Scientific Name: Poa trivialis

Common Name: rough bluegrass

Synonyms: Poa attica

Habit: Spreads both by seed and stolons unlike annual bluegrass, which spreads only by seeds. Most growth occurs in fall and spring. Most leaves die back during the summer, but plants quickly recover and sprout the following fall.

Leaves: Leaves are light green (also can have a reddish hue to leaves and stems), lack hairs, lack auricles, are narrow with pronounced mid-vein, and have a membranous ligule that is pointed. The ligule can range from less than 1 mm to 6 mm depending on plant size and stress. Leaves are creased because they are folded in the bud and leaf tips are boat-shaped, which is a characteristic of the genus Poa. It is also common for leaves to have wavy margins toward the leaf base. The base of mature plant tillers is wavy or bumpy and feels rough to the touch. Leaves arise predominately from stems that lay flat or from stolons; unlike annual bluegrass, which is a bunch-type grass and has leaves that originate basally.

Identifying Characteristics: Folded in the bud, have pointed membranous ligule, lack auricles, have stolons, and can have a reddish hue to leaves and stems. Plants resemble annual bluegrass but grow in a round patchy nature and have stolons.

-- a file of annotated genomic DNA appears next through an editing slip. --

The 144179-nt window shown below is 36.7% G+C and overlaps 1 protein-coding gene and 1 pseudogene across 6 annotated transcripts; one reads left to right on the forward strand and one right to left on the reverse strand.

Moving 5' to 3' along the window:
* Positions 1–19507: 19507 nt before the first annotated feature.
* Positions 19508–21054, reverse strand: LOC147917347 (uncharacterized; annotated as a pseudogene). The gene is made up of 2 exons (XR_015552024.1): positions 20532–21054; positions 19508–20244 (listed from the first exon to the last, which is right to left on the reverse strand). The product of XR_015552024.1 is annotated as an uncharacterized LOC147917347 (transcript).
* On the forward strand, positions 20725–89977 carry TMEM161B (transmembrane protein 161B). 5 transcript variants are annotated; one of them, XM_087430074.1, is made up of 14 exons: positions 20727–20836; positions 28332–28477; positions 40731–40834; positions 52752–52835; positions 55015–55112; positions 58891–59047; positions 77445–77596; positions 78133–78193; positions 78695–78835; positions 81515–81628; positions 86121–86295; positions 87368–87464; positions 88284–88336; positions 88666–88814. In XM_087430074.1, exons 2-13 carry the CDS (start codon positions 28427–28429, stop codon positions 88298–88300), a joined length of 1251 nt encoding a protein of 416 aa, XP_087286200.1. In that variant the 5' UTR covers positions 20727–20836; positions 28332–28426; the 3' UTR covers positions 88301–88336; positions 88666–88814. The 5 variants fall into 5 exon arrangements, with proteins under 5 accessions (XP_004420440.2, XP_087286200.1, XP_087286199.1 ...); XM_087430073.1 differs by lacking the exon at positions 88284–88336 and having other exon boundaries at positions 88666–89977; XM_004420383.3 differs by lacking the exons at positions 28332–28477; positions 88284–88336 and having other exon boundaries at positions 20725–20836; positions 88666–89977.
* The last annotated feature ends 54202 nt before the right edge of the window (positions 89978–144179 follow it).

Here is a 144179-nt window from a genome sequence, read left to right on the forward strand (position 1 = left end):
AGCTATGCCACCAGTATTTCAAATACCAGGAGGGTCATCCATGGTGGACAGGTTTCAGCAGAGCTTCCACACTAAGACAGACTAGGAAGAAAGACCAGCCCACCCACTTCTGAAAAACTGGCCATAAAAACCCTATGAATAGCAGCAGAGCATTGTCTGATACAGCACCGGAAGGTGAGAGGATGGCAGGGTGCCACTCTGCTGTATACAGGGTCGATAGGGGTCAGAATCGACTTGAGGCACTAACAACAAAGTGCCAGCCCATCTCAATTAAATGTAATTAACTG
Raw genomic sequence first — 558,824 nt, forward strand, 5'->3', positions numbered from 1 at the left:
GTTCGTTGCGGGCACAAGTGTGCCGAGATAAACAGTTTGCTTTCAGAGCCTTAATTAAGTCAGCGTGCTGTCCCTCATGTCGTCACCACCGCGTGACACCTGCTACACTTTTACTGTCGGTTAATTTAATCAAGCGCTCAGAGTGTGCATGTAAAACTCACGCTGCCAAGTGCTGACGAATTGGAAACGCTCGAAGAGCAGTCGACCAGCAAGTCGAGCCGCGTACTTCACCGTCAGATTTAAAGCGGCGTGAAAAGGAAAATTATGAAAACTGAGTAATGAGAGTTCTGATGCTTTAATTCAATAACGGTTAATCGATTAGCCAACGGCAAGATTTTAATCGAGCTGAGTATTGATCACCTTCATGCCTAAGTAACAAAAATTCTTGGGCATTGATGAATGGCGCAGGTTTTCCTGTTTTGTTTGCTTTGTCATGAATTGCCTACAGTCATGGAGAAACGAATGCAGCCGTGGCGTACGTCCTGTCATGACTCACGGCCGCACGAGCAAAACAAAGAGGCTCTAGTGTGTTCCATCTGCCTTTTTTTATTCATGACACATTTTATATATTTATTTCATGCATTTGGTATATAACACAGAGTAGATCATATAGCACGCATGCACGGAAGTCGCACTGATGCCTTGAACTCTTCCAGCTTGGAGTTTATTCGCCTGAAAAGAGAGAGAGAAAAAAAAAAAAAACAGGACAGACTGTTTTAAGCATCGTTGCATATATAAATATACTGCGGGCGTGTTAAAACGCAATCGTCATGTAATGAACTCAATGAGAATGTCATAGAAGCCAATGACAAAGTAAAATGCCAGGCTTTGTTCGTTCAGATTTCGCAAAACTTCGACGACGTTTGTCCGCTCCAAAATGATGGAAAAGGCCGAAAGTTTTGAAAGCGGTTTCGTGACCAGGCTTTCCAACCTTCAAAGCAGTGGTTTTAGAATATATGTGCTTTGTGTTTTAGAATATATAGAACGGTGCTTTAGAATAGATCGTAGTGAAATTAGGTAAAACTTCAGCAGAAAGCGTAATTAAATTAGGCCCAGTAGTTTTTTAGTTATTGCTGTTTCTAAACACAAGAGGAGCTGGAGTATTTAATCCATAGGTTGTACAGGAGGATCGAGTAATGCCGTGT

Flower Seed Head: Seedhead is a pyramid-shaped panicle that is large (15 to 20 cm long and 3 to 6 cm wide) or three to six times longer than annual bluegrass seedheads. Each spikelet has two to three flowers and is 3 to 4 mm long. When mature plants bloom, seedheads may be 50 to 100 cm (20 to 40 inches) tall.

Seed Fruit: Seed are shiny and yellow when rubbed clean. Seed are elliptic and 2.2 mm long with shaft and 1.2 mm long rubbed clean.

Where Found: Roughstalk bluegrass is an ever increasing weed problem in fine turfgrass. Plants are native to low lying wooded areas and waste places but are used in areas of the southern US as an overseeded species. Seed contaminates are increasing as more roughstalk bluegrass is grown to meet southern overseeding needs. In the north, plants survive the mild summer and become weed problems in desirable Kentucky bluegrass, tall fescue, perennial ryegrass, and creeping bentgrass turf.

  • Life cycle: perennial

  • Plant type: Grass

  • Auricle: not present

  • Plant family: Poaceae

  • Leaf arrangement: folded in bud;

  • Hair surface: no hairs;

  • Ligule: membrane;

  • Length: less than 1 mm;

  • Seed head: panicle;

  • Width: less than 5 mm;